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- Thread starter DPittman
- Start date

If I honor the 3mm, the distance across the corners is 9.53mm

If I honor the 3mm, the distance across the corners is 9.53mm

Don't both of these results assume that the 60 degree dovetail ends up tangent to the circumference?

As far as I know, that isn't really a requirement.

The only reliable way is measure using pins because corners are burred or chamfered or whatever. If you tell me the wire diameter & outer distance combination (example 3mm & 13.06mm) that becomes the constraint & I can tell you the rest of the corresponding dimensions which result.

Absolutely. In fact, that's why I was happy that @thestelster had volunteered to do the math. That left me the easy work of suggesting wires. If the angles are right, the wires always work.

@DPittman - as Peter has shown, the math is absolute but the measurements that go with the math are subject to many errors because of variables like chamfers, burrs, dovetail root, etc. Without reliable measurements, the math can't be reliably used.

The wires almost always work. So I use wires or rods or gauge pins to get a good repeatable reliable result.

One of your other measurements can also be improved with wires. Assuming they sit proud of the barrel OD between them, you can get the true height by measuring across both wires to the opposite side, and then subtracting the OD of the wires and comparing that to the OD of the barrel.

Somebody has to double check my math please.

It looks good to me Stel. Kudos to you for taking that on. That was the hard part if you ask me!

Success!

I see you posted your results while I was commenting.

Well done!

Don't both of these results assume that the 60 degree dovetail ends up tangent to the circumference?

As far as I know, that isn't really a requirement.

No, the dovetail ends are not tangent, only coincident. I have only defined their angle. But I thought something looked fishy. Disregard my first 2 pics, this is the correct. Black means fully defined, blue means still somewhat unconstrained. Grey means a resultant dimension at any desired orientation. I think must have inadvertently turned on self-mirroring & it applied another constraint.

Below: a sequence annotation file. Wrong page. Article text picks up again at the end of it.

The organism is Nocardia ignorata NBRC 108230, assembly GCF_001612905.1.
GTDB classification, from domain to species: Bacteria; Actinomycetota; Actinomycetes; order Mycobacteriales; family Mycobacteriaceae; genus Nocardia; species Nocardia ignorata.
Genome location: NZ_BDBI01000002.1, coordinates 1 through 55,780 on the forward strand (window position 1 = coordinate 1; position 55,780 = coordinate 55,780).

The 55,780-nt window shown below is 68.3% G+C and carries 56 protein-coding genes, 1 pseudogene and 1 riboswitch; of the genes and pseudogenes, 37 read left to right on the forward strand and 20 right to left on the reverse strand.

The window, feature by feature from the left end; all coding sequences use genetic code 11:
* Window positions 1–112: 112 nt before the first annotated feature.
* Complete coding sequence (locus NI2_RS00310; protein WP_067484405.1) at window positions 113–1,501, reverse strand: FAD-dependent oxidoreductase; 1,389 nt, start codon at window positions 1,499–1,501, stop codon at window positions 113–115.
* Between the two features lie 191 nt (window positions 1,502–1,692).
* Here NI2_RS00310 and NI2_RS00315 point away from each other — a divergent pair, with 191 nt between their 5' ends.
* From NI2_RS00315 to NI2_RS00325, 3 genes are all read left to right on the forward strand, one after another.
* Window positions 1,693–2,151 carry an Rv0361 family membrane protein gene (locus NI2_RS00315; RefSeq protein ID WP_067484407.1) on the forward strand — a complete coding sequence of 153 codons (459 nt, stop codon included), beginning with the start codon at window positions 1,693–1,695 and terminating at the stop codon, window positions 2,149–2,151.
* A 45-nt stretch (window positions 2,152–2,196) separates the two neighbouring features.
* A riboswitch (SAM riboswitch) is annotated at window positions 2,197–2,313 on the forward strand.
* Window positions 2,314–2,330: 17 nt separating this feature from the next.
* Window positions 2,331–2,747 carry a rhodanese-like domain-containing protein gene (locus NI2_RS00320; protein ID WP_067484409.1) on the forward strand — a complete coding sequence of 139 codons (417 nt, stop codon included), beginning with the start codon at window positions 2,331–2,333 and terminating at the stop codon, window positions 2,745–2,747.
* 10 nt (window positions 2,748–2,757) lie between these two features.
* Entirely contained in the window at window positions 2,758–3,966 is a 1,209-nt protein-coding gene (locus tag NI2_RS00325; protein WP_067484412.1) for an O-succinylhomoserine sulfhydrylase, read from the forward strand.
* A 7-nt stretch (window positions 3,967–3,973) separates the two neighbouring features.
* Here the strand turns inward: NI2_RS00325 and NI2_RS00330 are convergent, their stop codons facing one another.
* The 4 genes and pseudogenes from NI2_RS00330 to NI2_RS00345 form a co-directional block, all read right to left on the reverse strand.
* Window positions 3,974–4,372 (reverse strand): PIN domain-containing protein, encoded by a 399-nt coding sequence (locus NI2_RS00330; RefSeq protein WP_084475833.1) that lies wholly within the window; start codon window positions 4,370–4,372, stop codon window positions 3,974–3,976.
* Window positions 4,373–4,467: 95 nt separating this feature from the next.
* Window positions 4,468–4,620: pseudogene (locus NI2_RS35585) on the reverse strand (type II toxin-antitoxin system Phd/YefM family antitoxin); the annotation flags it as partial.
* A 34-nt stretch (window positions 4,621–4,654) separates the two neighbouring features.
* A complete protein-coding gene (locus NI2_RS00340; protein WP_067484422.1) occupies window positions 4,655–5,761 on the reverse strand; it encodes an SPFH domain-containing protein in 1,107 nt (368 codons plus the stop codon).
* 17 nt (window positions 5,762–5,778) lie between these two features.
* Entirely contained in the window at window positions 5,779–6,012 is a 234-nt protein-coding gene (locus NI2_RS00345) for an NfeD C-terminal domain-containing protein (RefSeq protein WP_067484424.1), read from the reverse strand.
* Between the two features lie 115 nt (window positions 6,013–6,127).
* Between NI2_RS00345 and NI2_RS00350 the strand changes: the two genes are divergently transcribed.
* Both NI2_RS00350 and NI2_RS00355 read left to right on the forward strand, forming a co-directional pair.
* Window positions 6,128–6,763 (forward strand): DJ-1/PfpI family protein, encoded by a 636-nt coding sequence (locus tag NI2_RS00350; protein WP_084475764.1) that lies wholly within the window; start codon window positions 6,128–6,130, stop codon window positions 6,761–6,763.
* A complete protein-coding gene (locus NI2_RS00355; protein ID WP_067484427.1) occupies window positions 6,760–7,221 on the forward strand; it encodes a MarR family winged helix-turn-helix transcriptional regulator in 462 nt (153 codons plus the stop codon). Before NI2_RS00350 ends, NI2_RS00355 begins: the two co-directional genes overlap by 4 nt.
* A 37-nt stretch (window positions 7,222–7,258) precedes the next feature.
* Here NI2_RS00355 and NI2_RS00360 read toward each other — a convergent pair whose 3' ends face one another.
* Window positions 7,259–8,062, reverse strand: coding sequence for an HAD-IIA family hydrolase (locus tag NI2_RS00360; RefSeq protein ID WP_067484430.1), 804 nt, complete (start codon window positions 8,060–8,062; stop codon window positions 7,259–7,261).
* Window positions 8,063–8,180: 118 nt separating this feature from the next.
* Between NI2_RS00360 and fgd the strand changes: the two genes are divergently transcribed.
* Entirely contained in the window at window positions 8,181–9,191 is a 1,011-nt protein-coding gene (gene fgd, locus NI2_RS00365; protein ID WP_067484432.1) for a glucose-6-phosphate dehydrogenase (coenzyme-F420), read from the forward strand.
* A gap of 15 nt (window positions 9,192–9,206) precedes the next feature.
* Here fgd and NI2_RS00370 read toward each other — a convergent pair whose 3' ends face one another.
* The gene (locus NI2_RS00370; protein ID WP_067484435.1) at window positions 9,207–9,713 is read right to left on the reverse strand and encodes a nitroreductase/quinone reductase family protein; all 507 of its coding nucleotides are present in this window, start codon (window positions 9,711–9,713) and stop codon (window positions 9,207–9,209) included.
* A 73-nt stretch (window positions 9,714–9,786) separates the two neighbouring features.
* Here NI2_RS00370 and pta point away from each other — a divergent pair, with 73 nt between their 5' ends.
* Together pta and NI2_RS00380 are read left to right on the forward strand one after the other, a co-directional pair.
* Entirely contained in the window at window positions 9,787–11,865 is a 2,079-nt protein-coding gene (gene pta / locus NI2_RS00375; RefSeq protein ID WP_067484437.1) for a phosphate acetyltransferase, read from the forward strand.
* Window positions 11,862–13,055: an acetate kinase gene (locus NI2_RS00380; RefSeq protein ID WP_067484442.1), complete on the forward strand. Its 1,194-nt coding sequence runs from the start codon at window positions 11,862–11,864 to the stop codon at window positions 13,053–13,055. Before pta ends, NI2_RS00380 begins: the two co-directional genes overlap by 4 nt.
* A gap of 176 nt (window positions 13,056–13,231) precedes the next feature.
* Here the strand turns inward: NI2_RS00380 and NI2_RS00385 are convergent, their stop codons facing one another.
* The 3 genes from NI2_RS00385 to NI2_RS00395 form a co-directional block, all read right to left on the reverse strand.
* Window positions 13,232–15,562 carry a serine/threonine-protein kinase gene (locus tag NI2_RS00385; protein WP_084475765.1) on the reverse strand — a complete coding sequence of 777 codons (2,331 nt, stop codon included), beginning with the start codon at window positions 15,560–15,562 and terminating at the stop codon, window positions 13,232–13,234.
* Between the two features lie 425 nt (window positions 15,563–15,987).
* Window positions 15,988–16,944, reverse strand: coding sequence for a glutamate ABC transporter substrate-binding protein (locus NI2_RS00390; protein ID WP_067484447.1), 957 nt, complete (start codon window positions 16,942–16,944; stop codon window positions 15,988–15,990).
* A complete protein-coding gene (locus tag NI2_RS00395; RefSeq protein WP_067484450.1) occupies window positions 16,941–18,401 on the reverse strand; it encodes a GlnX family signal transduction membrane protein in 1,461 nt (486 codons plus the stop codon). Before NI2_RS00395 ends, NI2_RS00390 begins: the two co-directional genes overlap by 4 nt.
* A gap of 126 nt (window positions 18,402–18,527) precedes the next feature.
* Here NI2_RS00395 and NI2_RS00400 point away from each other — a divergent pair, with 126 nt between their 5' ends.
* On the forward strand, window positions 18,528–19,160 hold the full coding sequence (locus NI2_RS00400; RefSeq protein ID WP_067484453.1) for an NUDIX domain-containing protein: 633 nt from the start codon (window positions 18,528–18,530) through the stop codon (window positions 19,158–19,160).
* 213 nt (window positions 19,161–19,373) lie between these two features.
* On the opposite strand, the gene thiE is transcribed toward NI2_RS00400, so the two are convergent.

Left, dovetails can float in size & position until some other dimension is applied

Center, I defined HZ dimension = 8.65, now fully defined

Right, defined a different HZ dimension, again now fully defined

By putting gage pins in & defining that distance it would be the same as center & right

No, the dovetail ends are not tangent, only coincident.

Sorry, I did say that wrong. What I should have said is "Don't both of these results assume that the 60 degree dovetail ends up intersecting the OD

Fundamentally, I wasn't arguing that your point was incorrect. It was and still is valid. Only that the calculation wasn't strictly correct.

Either way, you still need wires.

The most important practical consideration is how far to cut in from each side. That's a number that can be directly used on the mill

The angles might or might not be perpendicular to the tangents at the points that they intersect, but I think that's somewhat irrelevant. For the same angle and horizontal cut, a deeper one will increase the angle, and a shallower one will decreases it (reverse this if you are thinking of the opposite angle). A good design will have them very close to perpendicular to the tangent because that optimizes stress in the material, but there is no accounting for a bad design

If you have a reliable measurement of the depth, and you are confident about the angle, then It is easy to know how far to cut from the perpendicular at the top of the cut. But that's probably a hard spot to locate. The bottom of the cut seems easier to find. That means that what you really want is the sum of the horizontal portions of two triangles - both of which you can find from Pythogous

Did your see mine!? Now that was bad.My drawing is very bad,